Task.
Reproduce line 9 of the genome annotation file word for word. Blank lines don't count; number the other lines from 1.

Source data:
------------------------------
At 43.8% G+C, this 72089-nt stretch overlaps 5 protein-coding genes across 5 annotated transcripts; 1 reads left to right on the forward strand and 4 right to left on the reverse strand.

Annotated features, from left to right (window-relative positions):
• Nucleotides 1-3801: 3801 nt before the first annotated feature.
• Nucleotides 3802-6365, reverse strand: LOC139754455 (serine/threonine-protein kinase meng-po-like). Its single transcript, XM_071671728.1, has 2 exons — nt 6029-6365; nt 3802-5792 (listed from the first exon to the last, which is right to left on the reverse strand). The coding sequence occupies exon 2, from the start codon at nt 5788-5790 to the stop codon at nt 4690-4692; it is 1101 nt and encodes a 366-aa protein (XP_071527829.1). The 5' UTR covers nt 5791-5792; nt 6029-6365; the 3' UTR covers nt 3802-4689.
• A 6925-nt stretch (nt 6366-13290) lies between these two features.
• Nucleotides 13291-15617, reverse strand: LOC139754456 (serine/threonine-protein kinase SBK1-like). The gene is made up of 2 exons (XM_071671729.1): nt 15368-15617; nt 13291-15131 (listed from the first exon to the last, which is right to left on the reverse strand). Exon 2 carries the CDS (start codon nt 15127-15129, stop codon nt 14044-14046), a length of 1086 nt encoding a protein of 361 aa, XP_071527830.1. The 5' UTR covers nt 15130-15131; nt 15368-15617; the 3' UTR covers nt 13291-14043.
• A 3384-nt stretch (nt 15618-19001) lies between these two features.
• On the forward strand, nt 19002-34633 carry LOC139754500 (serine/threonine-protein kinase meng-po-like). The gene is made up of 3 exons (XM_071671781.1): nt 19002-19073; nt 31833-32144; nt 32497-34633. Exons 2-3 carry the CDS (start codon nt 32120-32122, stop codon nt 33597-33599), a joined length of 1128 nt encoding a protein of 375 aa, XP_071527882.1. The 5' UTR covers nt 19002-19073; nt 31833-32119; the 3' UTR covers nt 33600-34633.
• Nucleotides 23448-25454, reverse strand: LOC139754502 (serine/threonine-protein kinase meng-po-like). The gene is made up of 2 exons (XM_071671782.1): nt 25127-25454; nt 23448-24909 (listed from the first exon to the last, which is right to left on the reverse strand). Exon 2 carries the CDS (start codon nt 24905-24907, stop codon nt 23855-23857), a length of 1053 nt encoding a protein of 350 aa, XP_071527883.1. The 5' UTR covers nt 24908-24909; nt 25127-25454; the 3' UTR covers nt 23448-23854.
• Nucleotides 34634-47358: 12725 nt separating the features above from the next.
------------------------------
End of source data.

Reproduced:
• Nucleotides 23448-25454, reverse strand: LOC139754502 (serine/threonine-protein kinase meng-po-like). The gene is made up of 2 exons (XM_071671782.1): nt 25127-25454; nt 23448-24909 (listed from the first exon to the last, which is right to left on the reverse strand). Exon 2 carries the CDS (start codon nt 24905-24907, stop codon nt 23855-23857), a length of 1053 nt encoding a protein of 350 aa, XP_071527883.1. The 5' UTR covers nt 24908-24909; nt 25127-25454; the 3' UTR covers nt 23448-23854.